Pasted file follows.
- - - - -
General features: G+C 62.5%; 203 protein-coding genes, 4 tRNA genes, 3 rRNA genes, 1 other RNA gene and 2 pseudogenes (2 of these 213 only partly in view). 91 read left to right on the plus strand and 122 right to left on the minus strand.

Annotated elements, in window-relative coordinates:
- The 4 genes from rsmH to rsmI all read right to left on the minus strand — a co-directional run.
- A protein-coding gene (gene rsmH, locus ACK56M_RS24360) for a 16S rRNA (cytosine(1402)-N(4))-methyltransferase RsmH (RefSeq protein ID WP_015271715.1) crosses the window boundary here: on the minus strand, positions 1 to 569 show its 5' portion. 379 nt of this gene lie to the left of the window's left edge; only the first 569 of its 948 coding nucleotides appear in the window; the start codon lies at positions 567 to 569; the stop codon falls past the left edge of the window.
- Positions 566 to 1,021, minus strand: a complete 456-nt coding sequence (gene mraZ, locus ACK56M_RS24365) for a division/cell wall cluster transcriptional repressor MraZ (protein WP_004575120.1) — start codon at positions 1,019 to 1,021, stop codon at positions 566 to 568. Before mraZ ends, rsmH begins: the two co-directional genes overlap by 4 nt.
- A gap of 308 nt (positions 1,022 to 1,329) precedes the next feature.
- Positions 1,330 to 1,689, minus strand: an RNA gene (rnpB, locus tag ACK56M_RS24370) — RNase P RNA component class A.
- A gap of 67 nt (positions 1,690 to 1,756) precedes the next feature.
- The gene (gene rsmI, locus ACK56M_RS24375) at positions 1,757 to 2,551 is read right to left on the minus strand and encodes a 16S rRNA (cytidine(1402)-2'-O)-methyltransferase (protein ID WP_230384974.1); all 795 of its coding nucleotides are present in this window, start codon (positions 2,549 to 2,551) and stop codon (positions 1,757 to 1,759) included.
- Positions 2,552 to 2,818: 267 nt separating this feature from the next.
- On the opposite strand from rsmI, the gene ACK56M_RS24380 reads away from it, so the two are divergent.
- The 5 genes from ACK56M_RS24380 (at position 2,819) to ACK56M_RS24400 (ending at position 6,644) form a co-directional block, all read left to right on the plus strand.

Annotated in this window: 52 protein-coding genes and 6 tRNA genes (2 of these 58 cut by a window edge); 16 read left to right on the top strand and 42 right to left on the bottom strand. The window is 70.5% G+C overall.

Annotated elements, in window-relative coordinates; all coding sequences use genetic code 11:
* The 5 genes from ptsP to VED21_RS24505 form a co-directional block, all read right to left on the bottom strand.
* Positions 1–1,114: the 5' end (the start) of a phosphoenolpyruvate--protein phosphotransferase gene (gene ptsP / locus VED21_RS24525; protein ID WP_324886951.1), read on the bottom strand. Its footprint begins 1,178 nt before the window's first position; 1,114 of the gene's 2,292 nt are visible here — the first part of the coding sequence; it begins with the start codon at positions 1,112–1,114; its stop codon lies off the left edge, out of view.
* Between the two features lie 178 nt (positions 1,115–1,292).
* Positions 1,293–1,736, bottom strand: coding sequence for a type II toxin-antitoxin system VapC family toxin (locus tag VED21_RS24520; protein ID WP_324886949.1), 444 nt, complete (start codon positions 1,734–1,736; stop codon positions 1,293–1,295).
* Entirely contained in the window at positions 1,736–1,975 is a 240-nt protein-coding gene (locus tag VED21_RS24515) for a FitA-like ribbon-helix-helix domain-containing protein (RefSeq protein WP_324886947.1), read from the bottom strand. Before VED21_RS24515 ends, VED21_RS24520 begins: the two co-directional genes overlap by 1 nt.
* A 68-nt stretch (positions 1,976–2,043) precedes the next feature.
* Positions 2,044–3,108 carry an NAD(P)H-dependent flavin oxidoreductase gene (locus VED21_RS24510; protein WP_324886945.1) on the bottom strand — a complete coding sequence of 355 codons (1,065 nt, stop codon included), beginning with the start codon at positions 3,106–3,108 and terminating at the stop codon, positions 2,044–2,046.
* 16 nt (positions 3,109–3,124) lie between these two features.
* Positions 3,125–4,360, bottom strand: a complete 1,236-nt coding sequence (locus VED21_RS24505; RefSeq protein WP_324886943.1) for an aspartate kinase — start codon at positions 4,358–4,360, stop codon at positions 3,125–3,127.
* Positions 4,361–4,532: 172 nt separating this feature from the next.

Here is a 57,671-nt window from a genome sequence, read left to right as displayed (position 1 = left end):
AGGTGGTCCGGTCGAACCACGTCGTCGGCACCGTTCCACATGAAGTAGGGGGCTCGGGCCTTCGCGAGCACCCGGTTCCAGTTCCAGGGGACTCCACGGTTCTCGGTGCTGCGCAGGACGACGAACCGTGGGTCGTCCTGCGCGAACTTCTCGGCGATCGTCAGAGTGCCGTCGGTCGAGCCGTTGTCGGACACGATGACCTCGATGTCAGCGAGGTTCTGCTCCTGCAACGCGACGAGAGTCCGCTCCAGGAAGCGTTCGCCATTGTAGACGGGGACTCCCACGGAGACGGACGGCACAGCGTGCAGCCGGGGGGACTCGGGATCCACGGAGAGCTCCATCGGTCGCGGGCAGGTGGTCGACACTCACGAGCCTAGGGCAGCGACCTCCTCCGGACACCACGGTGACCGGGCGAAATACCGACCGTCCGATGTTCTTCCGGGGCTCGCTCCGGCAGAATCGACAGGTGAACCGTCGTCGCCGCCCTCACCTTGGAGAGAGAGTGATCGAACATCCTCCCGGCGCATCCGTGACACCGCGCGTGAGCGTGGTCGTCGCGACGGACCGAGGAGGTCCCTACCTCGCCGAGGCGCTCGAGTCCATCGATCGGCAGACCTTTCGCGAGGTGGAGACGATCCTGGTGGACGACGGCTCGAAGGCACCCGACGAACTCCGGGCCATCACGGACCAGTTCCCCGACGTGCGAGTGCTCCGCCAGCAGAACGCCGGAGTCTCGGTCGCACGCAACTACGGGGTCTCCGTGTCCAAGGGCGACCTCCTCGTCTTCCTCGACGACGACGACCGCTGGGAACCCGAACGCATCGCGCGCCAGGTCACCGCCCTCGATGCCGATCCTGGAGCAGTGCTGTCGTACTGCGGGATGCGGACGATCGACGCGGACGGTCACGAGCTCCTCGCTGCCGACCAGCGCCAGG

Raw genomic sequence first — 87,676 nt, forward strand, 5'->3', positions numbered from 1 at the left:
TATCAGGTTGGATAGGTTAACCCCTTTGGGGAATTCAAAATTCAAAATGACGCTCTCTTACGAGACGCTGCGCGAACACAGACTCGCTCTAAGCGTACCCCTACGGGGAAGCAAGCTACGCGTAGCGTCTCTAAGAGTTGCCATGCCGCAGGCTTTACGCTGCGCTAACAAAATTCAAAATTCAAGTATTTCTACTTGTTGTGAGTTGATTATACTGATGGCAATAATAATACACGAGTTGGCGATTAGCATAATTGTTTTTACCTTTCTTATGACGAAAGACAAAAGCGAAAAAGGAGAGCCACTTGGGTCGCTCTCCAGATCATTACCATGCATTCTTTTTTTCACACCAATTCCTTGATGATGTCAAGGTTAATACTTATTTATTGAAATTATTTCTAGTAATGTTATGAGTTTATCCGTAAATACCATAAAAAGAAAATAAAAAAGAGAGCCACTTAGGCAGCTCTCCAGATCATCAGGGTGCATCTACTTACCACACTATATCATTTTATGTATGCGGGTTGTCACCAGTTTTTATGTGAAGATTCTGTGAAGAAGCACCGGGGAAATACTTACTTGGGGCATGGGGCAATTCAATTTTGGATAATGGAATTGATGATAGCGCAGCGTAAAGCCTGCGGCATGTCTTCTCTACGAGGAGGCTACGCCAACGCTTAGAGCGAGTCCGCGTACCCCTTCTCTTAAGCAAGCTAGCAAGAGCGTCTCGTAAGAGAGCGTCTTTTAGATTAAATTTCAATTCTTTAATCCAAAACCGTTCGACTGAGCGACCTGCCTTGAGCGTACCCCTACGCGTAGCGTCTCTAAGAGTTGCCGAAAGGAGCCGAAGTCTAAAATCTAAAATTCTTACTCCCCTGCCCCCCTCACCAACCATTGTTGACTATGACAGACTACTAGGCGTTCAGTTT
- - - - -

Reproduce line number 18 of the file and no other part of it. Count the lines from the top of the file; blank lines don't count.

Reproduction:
* Positions 1,293–1,736, bottom strand: coding sequence for a type II toxin-antitoxin system VapC family toxin (locus tag VED21_RS24520; protein ID WP_324886949.1), 444 nt, complete (start codon positions 1,734–1,736; stop codon positions 1,293–1,295).